Guinea-Bissau is a small country in West Africa, bordered by Senegal to the north, Guinea to the south and east, and the Atlantic Ocean to the west. It is a tropical country, hot and humid year round with little temperature fluctuation.
Guinea-Bissau is a semi-presidential republic with a highly centralized government. The president acts as the head of state, while a prime minister acts as the head of the government. The unicameral National People's Assembly is made up of 100 members, which are popularly elected to serve in four-year terms. The judicial system is led by a Supreme Court, whose nine members are appointed by the president.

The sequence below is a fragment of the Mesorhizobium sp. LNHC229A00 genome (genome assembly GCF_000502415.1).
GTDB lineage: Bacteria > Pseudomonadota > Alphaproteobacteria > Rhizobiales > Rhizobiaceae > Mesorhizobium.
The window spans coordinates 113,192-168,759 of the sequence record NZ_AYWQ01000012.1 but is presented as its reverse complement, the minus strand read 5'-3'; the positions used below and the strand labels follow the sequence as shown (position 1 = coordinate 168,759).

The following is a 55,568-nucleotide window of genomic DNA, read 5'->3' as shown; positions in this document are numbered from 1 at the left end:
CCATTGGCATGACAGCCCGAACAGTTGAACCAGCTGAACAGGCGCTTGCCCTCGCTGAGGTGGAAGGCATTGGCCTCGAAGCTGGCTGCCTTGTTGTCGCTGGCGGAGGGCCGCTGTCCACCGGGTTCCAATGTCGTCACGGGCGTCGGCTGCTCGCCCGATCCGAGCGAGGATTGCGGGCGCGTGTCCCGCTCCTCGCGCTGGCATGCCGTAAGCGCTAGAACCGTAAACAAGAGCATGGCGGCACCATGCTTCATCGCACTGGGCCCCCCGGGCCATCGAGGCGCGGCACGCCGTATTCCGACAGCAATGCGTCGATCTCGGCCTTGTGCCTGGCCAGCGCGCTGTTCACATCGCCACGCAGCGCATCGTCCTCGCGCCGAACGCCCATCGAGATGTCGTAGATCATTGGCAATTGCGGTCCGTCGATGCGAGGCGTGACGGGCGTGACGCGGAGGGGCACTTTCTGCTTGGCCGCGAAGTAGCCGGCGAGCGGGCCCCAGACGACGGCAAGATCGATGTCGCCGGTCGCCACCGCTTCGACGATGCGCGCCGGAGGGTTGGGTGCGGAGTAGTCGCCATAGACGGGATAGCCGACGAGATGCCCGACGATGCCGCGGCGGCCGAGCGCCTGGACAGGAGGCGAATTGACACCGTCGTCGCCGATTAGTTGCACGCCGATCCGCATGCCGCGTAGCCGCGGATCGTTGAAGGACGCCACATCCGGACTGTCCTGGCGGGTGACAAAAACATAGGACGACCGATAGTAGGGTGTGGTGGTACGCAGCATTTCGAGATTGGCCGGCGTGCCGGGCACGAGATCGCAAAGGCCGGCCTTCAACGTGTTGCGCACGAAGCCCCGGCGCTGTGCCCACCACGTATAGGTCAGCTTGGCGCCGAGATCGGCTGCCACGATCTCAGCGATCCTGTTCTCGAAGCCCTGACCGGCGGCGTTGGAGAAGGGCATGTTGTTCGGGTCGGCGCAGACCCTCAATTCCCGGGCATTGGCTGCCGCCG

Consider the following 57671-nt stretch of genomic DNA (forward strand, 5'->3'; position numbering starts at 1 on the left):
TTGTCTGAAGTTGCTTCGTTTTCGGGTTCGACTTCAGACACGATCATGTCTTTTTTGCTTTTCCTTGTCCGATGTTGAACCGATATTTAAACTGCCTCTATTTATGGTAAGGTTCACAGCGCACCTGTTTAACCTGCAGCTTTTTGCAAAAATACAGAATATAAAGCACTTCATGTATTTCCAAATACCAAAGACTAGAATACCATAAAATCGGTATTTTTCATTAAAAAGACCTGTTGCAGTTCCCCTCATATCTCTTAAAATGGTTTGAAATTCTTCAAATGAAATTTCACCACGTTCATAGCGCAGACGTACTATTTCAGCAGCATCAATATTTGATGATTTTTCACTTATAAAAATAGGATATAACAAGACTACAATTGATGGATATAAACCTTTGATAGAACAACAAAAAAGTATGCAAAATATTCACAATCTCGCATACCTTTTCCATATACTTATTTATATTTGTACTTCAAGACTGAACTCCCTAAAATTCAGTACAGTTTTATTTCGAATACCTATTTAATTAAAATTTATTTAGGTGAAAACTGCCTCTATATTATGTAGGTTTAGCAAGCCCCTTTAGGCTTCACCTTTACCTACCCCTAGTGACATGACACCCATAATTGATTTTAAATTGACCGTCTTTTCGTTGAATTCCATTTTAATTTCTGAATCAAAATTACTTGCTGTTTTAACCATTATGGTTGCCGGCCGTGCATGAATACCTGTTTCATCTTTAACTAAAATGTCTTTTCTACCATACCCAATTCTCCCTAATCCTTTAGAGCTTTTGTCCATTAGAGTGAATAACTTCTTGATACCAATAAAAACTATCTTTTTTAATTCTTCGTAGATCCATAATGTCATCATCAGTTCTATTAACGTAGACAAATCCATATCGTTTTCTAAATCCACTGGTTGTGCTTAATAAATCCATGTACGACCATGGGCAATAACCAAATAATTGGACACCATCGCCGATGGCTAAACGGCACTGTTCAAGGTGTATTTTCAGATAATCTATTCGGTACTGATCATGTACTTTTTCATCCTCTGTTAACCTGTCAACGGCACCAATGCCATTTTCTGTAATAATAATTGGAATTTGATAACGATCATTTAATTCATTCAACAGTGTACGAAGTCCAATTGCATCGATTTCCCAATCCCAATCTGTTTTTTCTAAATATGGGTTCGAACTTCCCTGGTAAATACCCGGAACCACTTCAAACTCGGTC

Guinea-Bissau's GDP per capita is one of the lowest in the world, and more than two-thirds of its population lives below the poverty line. The economy is heavily dependent upon agriculture. Fish, cashews, and ground nuts are the country's major exports.
The people of Guinea-Bissau are highly diverse, and have several different languages, customs, and social structures. Only 14% of the population speaks Portuguese, which is the country's official language. French is also taught in schools, as the country is surrounded by French-speaking nations. Illiteracy is a wide-spread problem, and child labor is a commonplace.